Cablevision (CVC) executives still can't persuade outsiders that Voom is anything but doomed.The Long Island, N.Y.-based cable operator has sunk hundreds of millions of dollars to launch Voom, a new home satellite service focusing on high-definition television. Given the promising commercial prospects for HDTV -- demand that's evident in growing sales of large-screen HDTV sets, and in efforts by cable operators such as Comcast ( CMCSA) to boost HDTV programming -- Cablevision's strategy makes sense, in theory. But with each milestone that Cablevision announces in its development of Voom, there's a chorus, among analysts and other satellite-TV watchers, that each step forward is a step back for Cablevision and Rainbow Media Enterprises. That's the Cablevision subsidiary that will operate the satellite subsidiary once its expected spinoff from Cablevision takes place. Try as hard as they can, outsiders are having a tough time imagining that Voom has a chance for success, given the availability of HDTV programming elsewhere and the huge head start enjoyed by the dominant U.S. satellite TV services, DirecTV ( DTV) and EchoStar ( DISH). "There is not a single person in the satellite television business who can figure out what in heaven's name they are doing," says Bob Scherman, editor and publisher of the industry trade publication Satellite Business News. Cablevision's shares fell 36 cents Monday to close at $21.40. Asked whether there is some clever, contrarian strategy at work or a hidden payoff within Voom that critics may have overlooked, Scherman replies, "I get asked this 10 times a week. People are at the point where they're dumbfounded. And as much as people like
Prompting the latest round of head-shaking was Cablevision's announcement last week that it had signed a contract with Lockheed Martin ( LMT) under which the aerospace company would construct five new satellites for Voom for a price of $740 million. About the only bright spots that analysts saw in that announcement was that the contract -- which Cablevision says will require $48 million of payments in the first year -- won't require huge upfront costs for Voom, and is cancelable by the satellite operator, subject to a termination fee. While the downside to Cablevision itself may be limited, given Rainbow's expected spinoff, news like this continues to weigh on Wall Street's valuation of the combined Cablevision/Rainbow. The Lockheed Martin announcement prompted Lehman Brothers analyst Vijay Jayant to cut his price target on Cablevision on Monday from $24 to $23. "Given the limited opportunity for Rainbow DBS," writes Jayant in his research report, "executing on the contract to construct five ... satellites will destroy equity value." In the best-case scenario, writes Jayant, no new satellites are built but a $100 million termination fee is incurred. In that case, RME -- which also includes the national programming services American Movie Classics, the Independent Film Channel and WE: Women's Entertainment -- is worth $1 per Cablevision share. In the worst case, Jayant calculates that all five satellites are built, requiring $1.2 billion in additional funding -- a number covering not only construction but also launch and insurance costs. "A decision by Voom to think about constructing five ... satellites makes the bear case outlook on Rainbow Media take a higher probability," writes Jayant. (The analyst has an equal-weight rating on Cablevision; Lehman hasn't done recent banking for the company.) Under one theory, Cablevision could be investing in Voom in order to sell it to DirecTV or EchoStar -- EchoStar being more likely, since DirecTV recently announced plans to launch satellites that would increase its own capacity for transmission of HDTV programming.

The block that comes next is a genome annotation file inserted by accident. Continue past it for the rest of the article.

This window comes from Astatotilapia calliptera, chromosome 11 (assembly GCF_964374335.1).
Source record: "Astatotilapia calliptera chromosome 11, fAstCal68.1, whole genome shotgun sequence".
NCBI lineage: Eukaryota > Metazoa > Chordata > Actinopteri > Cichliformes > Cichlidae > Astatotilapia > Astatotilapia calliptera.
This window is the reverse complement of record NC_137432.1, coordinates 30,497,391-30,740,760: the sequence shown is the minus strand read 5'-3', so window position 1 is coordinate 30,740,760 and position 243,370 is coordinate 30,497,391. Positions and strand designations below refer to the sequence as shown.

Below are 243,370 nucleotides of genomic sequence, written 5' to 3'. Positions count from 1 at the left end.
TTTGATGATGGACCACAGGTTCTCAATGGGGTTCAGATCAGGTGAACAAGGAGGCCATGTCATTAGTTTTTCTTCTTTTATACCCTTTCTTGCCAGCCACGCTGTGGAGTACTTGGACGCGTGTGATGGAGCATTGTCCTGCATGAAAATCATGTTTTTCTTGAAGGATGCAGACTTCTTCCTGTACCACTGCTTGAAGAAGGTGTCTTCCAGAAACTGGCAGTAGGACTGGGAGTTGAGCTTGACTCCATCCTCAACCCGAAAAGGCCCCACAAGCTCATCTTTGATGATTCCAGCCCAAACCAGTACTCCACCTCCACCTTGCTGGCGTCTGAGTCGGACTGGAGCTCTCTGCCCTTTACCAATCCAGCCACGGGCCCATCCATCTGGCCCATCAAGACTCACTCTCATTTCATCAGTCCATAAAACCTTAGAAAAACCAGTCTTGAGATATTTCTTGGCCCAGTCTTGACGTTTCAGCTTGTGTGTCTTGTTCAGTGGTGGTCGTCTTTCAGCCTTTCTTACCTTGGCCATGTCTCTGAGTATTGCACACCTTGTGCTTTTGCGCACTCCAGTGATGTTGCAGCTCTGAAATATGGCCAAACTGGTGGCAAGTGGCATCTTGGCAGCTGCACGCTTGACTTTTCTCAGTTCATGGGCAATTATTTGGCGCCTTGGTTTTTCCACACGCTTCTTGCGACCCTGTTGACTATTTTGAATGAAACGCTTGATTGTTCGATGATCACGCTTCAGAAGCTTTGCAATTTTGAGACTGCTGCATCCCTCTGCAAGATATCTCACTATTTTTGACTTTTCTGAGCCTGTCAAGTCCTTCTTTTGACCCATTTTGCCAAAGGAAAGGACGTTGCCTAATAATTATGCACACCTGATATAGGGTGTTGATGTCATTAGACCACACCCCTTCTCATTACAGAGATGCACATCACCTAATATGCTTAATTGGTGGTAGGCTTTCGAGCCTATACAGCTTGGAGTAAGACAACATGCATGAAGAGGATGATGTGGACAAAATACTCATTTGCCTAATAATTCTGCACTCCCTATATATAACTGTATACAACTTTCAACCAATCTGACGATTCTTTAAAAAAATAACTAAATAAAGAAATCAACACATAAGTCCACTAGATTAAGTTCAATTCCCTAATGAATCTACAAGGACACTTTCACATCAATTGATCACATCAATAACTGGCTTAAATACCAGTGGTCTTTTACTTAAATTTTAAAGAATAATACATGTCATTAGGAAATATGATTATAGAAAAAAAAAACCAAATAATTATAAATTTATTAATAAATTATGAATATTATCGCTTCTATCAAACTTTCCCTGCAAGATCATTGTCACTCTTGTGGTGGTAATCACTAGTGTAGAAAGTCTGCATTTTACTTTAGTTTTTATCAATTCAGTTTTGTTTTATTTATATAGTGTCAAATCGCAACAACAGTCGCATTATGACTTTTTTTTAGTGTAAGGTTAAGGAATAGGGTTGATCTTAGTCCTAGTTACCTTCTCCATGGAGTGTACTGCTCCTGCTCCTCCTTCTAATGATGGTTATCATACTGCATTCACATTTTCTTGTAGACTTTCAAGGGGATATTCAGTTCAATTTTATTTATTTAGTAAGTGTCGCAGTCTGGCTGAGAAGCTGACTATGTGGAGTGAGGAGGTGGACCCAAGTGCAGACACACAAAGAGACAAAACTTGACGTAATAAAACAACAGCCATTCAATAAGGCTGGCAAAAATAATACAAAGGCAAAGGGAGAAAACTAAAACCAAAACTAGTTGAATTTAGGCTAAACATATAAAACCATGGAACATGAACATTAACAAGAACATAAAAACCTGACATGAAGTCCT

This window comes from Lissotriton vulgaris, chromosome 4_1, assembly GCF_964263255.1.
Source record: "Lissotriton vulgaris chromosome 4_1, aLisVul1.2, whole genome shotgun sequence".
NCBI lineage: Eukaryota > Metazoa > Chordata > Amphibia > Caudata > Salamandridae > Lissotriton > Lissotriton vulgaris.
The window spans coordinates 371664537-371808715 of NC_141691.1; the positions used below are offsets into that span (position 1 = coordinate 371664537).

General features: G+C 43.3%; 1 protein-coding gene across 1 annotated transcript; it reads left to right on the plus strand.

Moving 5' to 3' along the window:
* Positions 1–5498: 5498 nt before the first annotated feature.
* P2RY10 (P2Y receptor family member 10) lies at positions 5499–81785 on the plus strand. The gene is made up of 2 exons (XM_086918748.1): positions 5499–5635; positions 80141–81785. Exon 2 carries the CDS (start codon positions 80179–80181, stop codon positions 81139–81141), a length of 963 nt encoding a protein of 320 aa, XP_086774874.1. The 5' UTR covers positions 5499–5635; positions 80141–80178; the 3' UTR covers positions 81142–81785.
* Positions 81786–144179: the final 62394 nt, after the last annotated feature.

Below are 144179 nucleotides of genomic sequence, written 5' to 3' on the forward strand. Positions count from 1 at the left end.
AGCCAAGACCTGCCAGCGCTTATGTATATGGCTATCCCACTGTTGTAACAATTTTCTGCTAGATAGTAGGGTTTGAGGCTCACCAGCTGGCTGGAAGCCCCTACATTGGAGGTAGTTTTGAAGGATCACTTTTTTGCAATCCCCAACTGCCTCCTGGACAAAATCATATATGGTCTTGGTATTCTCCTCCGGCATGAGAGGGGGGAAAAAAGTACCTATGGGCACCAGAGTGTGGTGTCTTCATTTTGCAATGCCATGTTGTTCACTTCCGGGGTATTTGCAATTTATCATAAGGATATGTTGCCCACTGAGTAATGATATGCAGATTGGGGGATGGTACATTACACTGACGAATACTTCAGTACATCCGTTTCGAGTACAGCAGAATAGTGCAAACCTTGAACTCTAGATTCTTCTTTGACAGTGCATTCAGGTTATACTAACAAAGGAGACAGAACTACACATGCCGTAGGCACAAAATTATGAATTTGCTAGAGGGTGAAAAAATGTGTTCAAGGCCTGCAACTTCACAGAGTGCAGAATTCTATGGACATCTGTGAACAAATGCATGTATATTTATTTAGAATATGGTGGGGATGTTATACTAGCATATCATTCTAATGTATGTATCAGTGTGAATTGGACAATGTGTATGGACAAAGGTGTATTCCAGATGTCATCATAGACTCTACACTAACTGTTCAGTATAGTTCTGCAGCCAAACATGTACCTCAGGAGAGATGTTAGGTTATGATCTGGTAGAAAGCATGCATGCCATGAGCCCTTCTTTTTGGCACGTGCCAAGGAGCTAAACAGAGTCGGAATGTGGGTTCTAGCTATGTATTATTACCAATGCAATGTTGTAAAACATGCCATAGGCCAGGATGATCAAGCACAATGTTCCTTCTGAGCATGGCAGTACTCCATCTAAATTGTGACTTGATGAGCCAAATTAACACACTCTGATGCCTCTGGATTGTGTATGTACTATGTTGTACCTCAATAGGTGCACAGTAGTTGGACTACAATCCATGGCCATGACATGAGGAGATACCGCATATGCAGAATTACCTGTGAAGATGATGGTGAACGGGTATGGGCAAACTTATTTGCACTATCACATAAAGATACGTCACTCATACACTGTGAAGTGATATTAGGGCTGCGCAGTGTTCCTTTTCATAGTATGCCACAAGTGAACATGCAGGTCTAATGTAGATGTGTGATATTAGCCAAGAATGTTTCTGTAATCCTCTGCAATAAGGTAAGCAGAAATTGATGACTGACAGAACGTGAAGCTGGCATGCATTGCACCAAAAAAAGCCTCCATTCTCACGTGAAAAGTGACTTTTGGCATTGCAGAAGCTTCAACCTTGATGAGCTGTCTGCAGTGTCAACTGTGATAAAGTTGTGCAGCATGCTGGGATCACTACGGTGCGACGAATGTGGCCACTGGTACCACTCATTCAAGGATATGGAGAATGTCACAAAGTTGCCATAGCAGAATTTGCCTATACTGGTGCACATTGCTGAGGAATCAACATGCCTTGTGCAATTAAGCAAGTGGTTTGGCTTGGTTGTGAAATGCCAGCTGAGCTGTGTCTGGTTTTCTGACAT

But Scherman, for one, says EchoStar CEO Charlie Ergen is unlikely to pay what Cablevision CEO James Dolan would want to recover costs on Voom. "The notion that Jimmy Dolan is going to outnegotiate Charlie Ergen is something laughable," Scherman says.